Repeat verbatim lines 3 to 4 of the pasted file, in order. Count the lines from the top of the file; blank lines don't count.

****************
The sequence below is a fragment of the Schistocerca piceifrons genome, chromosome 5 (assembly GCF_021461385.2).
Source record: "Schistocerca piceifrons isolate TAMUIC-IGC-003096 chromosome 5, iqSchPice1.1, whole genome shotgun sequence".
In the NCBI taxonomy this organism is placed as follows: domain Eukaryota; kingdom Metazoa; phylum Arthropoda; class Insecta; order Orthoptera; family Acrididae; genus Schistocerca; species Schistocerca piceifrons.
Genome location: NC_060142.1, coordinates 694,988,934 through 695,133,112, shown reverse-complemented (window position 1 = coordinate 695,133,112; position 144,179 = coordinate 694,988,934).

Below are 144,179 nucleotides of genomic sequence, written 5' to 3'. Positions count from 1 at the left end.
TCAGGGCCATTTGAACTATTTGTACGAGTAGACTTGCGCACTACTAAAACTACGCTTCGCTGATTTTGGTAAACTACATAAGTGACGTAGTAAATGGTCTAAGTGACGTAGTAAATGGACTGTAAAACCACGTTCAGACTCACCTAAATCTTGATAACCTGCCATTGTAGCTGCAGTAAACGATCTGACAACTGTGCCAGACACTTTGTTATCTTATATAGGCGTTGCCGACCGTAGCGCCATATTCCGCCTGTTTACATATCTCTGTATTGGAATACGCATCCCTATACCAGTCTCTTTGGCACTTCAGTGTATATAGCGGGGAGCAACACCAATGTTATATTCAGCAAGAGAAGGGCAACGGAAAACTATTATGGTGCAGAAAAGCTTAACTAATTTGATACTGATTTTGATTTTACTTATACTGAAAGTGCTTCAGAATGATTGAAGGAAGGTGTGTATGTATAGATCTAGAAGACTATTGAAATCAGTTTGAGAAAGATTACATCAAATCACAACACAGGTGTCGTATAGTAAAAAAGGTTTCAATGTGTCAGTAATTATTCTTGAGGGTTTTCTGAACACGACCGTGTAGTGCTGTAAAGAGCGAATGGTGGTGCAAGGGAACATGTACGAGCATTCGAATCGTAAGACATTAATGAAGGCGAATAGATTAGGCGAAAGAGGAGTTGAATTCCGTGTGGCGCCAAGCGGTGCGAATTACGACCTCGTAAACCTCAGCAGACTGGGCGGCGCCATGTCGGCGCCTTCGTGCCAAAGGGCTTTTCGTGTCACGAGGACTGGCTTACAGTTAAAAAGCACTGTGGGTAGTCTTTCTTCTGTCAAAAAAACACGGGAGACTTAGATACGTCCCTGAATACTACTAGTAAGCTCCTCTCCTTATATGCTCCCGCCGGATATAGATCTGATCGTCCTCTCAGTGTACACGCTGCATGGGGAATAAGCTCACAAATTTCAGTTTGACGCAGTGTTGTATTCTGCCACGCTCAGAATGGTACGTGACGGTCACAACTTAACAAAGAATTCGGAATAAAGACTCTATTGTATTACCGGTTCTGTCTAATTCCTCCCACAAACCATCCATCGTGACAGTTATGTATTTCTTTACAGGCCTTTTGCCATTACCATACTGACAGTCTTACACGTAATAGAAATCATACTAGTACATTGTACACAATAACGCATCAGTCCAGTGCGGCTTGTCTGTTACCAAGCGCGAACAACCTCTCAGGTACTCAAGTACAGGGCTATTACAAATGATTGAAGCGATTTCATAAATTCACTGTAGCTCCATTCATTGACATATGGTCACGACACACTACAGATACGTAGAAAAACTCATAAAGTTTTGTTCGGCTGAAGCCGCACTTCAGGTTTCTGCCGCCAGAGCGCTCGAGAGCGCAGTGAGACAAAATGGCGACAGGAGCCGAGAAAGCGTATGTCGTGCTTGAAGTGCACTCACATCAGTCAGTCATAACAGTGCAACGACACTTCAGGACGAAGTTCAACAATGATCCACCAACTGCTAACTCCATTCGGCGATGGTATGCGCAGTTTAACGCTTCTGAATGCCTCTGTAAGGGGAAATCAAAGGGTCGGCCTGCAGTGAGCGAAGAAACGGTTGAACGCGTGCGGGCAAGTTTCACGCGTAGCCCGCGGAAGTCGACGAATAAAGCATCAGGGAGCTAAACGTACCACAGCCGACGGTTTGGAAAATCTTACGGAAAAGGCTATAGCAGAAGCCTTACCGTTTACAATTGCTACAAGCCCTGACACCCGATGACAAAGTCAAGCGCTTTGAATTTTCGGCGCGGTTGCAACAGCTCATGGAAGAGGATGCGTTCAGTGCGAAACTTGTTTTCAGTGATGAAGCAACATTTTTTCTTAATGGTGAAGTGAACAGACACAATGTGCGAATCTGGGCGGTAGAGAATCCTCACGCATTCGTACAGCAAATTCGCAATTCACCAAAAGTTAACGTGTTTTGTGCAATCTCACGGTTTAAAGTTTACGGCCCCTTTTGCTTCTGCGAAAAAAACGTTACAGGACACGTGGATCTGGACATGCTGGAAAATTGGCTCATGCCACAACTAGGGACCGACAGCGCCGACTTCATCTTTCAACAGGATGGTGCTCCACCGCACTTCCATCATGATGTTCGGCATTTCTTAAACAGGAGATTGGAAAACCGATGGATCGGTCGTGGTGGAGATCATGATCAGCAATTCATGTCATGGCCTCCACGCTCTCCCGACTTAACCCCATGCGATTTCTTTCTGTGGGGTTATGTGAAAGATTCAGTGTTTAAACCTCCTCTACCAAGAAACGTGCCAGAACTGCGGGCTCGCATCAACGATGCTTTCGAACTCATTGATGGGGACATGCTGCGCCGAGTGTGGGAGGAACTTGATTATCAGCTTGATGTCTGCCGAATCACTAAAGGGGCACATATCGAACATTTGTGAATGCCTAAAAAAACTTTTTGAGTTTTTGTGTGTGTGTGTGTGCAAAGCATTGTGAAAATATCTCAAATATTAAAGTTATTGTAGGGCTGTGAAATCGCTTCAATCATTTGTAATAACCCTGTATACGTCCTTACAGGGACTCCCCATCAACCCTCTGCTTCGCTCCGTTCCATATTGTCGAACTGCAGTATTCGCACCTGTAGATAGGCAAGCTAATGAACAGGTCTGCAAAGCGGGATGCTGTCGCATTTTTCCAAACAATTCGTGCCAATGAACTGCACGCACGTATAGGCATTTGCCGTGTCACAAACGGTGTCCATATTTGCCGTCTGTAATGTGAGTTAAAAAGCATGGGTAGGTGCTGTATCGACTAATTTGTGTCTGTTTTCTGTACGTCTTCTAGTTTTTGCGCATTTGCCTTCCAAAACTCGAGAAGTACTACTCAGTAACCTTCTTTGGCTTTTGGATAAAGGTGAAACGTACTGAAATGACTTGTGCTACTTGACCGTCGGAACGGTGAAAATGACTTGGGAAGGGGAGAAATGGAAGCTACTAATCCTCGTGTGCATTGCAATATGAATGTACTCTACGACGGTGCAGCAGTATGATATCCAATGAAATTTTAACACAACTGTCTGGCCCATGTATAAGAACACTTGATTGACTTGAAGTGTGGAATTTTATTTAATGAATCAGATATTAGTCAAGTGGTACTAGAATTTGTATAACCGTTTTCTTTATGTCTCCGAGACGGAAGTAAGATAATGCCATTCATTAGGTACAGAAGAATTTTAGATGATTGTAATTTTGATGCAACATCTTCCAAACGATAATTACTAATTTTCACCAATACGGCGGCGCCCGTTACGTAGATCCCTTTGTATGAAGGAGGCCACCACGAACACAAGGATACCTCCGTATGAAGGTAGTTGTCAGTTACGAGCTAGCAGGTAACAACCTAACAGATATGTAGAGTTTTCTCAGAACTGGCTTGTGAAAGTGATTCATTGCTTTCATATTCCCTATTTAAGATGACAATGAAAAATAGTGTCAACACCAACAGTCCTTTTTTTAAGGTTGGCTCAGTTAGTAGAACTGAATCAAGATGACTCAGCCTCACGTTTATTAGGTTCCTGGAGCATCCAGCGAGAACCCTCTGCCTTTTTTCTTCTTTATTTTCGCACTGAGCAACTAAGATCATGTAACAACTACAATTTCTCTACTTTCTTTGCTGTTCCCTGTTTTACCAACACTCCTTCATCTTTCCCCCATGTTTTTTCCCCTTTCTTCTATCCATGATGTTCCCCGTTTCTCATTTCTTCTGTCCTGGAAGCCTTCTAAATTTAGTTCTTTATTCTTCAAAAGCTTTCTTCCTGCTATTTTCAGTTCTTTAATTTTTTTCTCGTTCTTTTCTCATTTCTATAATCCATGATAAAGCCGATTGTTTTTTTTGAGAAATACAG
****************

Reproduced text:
In the NCBI taxonomy this organism is placed as follows: domain Eukaryota; kingdom Metazoa; phylum Arthropoda; class Insecta; order Orthoptera; family Acrididae; genus Schistocerca; species Schistocerca piceifrons.
Genome location: NC_060142.1, coordinates 694,988,934 through 695,133,112, shown reverse-complemented (window position 1 = coordinate 695,133,112; position 144,179 = coordinate 694,988,934).